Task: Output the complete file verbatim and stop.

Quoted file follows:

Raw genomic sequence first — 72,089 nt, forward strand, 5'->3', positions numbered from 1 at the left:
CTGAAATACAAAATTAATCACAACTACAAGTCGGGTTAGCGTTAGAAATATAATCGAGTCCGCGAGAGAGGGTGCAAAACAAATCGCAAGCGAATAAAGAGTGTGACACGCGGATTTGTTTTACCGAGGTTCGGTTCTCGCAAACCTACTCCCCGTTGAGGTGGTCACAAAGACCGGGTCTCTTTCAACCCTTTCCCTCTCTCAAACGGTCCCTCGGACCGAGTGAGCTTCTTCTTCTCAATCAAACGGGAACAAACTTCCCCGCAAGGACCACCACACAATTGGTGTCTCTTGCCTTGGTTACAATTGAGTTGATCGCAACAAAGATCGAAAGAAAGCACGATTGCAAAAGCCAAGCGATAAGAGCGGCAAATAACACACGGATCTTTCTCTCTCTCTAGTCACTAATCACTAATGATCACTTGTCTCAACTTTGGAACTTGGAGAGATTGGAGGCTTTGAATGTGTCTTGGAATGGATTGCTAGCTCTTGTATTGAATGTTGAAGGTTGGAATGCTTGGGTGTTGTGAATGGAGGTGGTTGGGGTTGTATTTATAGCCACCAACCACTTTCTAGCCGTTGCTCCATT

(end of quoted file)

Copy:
Raw genomic sequence first — 72,089 nt, forward strand, 5'->3', positions numbered from 1 at the left:
CTGAAATACAAAATTAATCACAACTACAAGTCGGGTTAGCGTTAGAAATATAATCGAGTCCGCGAGAGAGGGTGCAAAACAAATCGCAAGCGAATAAAGAGTGTGACACGCGGATTTGTTTTACCGAGGTTCGGTTCTCGCAAACCTACTCCCCGTTGAGGTGGTCACAAAGACCGGGTCTCTTTCAACCCTTTCCCTCTCTCAAACGGTCCCTCGGACCGAGTGAGCTTCTTCTTCTCAATCAAACGGGAACAAACTTCCCCGCAAGGACCACCACACAATTGGTGTCTCTTGCCTTGGTTACAATTGAGTTGATCGCAACAAAGATCGAAAGAAAGCACGATTGCAAAAGCCAAGCGATAAGAGCGGCAAATAACACACGGATCTTTCTCTCTCTCTAGTCACTAATCACTAATGATCACTTGTCTCAACTTTGGAACTTGGAGAGATTGGAGGCTTTGAATGTGTCTTGGAATGGATTGCTAGCTCTTGTATTGAATGTTGAAGGTTGGAATGCTTGGGTGTTGTGAATGGAGGTGGTTGGGGTTGTATTTATAGCCACCAACCACTTTCTAGCCGTTGCTCCATT